La Roche: Yes, it does! A big one. Sustainable design must also address social inequities. It is not enough to design the latest and greatest high-performance building; we must also design for those who have the least. During extreme heat events, for example, inadequate building design and expensive energy make air conditioning prohibitive for the poor. The right design strategies can address the issue of energy poverty.

Tribe: It would be interesting to go back and retrospectively ask a developer if their build was about community or if it was simply about being energy efficient. We can create developments that use less energy, we can use technology to manage our waste and use water more sparingly, but is that really the goal?

To exponentially achieve better-performing cities and stronger, more cohesive communities, you have to start with society first. We have always looked at citizens first to set up the proper planning and design framework that responds to the needs of the community and its long-term wellbeing.  It is fundamental that we understand the implications of everything that we do and the responsibility that goes with it, to ensure that we deliver contextually relevant and environmentally tuned planning and design solutions.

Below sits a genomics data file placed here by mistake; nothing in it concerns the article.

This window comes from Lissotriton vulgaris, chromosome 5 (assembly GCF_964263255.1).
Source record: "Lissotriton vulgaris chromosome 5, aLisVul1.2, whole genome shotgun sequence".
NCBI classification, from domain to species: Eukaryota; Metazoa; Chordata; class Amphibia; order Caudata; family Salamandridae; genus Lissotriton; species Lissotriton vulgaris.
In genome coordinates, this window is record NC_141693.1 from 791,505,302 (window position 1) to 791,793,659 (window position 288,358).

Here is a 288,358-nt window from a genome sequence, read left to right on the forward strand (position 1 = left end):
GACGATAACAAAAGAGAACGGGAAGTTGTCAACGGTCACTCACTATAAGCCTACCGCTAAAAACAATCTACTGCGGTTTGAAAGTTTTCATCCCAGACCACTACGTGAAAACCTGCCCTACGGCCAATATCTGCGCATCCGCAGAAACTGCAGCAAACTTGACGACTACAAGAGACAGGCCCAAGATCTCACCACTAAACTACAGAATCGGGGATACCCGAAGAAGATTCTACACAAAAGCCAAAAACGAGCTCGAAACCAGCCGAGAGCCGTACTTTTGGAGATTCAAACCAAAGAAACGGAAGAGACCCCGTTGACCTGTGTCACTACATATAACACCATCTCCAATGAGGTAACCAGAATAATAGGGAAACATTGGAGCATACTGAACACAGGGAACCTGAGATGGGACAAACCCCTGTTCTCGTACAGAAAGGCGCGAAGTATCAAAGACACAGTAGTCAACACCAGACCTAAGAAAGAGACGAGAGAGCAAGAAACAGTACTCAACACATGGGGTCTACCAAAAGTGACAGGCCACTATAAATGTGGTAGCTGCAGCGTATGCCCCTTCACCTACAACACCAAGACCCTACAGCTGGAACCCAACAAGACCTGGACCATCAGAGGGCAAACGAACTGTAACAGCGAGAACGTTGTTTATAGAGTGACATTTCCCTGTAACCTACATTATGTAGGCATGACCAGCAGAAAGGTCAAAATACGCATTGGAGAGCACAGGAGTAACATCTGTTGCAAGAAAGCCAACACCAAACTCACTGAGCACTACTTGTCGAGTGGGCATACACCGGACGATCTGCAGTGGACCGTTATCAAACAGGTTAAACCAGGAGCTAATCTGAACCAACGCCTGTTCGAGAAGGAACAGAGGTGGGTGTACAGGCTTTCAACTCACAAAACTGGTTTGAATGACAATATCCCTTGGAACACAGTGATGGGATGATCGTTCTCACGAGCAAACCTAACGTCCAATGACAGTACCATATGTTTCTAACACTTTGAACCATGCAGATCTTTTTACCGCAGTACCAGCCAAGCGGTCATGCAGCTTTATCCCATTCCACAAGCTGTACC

How you can participate

In this time when we’re sheltering in place and slowing down, Earth Day presents an opportunity to reflect on our purpose as architects and designers — and the broader world around us. Join Earth Day Live on April 22 to find a range of interesting worldwide digital Earth Day events.

Author Spotlight

Anne Dullaghan
Anne Dullaghan is a Content Writer for CallisonRTKL. Based in Los Angeles, she has more than a decade of professional experience in journalism and marketing communications for the architectural, financial services, healthcare, technology, higher education, real estate, manufacturing and nonprofit industries. In addition to her marketing communications work, her articles have appeared in a variety of consumer and trade publications. Anne received her Bachelor of Journalism degree from the University of Missouri School of Journalism.